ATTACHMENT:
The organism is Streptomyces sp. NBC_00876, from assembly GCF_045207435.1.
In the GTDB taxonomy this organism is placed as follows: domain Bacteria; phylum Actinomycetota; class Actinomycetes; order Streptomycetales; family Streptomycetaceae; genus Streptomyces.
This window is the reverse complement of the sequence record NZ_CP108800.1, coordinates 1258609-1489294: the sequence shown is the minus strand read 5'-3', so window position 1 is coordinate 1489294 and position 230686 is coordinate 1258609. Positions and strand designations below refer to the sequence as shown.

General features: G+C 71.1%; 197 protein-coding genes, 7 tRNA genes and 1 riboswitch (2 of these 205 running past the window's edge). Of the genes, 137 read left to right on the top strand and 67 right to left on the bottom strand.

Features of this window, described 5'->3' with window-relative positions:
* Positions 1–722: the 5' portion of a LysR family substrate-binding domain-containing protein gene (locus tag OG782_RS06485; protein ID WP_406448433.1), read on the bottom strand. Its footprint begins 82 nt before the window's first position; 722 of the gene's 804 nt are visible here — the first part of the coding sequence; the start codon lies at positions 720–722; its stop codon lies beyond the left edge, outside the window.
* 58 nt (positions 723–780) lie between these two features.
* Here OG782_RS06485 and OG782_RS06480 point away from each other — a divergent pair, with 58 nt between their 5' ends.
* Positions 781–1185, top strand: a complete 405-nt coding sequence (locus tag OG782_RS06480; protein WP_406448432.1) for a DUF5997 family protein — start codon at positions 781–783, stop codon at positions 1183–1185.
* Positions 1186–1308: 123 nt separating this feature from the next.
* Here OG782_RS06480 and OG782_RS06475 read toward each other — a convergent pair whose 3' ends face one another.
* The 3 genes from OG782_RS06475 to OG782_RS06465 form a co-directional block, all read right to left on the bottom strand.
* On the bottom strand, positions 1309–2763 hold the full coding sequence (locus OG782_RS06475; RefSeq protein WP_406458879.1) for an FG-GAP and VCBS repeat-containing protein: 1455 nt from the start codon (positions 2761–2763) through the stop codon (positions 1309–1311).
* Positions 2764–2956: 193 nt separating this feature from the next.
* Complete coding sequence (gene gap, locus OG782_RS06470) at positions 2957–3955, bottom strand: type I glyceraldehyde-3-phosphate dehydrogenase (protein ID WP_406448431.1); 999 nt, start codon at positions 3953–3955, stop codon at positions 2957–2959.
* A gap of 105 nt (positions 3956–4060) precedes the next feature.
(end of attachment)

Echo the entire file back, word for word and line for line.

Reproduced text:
The organism is Streptomyces sp. NBC_00876, from assembly GCF_045207435.1.
In the GTDB taxonomy this organism is placed as follows: domain Bacteria; phylum Actinomycetota; class Actinomycetes; order Streptomycetales; family Streptomycetaceae; genus Streptomyces.
This window is the reverse complement of the sequence record NZ_CP108800.1, coordinates 1258609-1489294: the sequence shown is the minus strand read 5'-3', so window position 1 is coordinate 1489294 and position 230686 is coordinate 1258609. Positions and strand designations below refer to the sequence as shown.

General features: G+C 71.1%; 197 protein-coding genes, 7 tRNA genes and 1 riboswitch (2 of these 205 running past the window's edge). Of the genes, 137 read left to right on the top strand and 67 right to left on the bottom strand.

Features of this window, described 5'->3' with window-relative positions:
* Positions 1–722: the 5' portion of a LysR family substrate-binding domain-containing protein gene (locus tag OG782_RS06485; protein ID WP_406448433.1), read on the bottom strand. Its footprint begins 82 nt before the window's first position; 722 of the gene's 804 nt are visible here — the first part of the coding sequence; the start codon lies at positions 720–722; its stop codon lies beyond the left edge, outside the window.
* 58 nt (positions 723–780) lie between these two features.
* Here OG782_RS06485 and OG782_RS06480 point away from each other — a divergent pair, with 58 nt between their 5' ends.
* Positions 781–1185, top strand: a complete 405-nt coding sequence (locus tag OG782_RS06480; protein WP_406448432.1) for a DUF5997 family protein — start codon at positions 781–783, stop codon at positions 1183–1185.
* Positions 1186–1308: 123 nt separating this feature from the next.
* Here OG782_RS06480 and OG782_RS06475 read toward each other — a convergent pair whose 3' ends face one another.
* The 3 genes from OG782_RS06475 to OG782_RS06465 form a co-directional block, all read right to left on the bottom strand.
* On the bottom strand, positions 1309–2763 hold the full coding sequence (locus OG782_RS06475; RefSeq protein WP_406458879.1) for an FG-GAP and VCBS repeat-containing protein: 1455 nt from the start codon (positions 2761–2763) through the stop codon (positions 1309–1311).
* Positions 2764–2956: 193 nt separating this feature from the next.
* Complete coding sequence (gene gap, locus OG782_RS06470) at positions 2957–3955, bottom strand: type I glyceraldehyde-3-phosphate dehydrogenase (protein ID WP_406448431.1); 999 nt, start codon at positions 3953–3955, stop codon at positions 2957–2959.
* A gap of 105 nt (positions 3956–4060) precedes the next feature.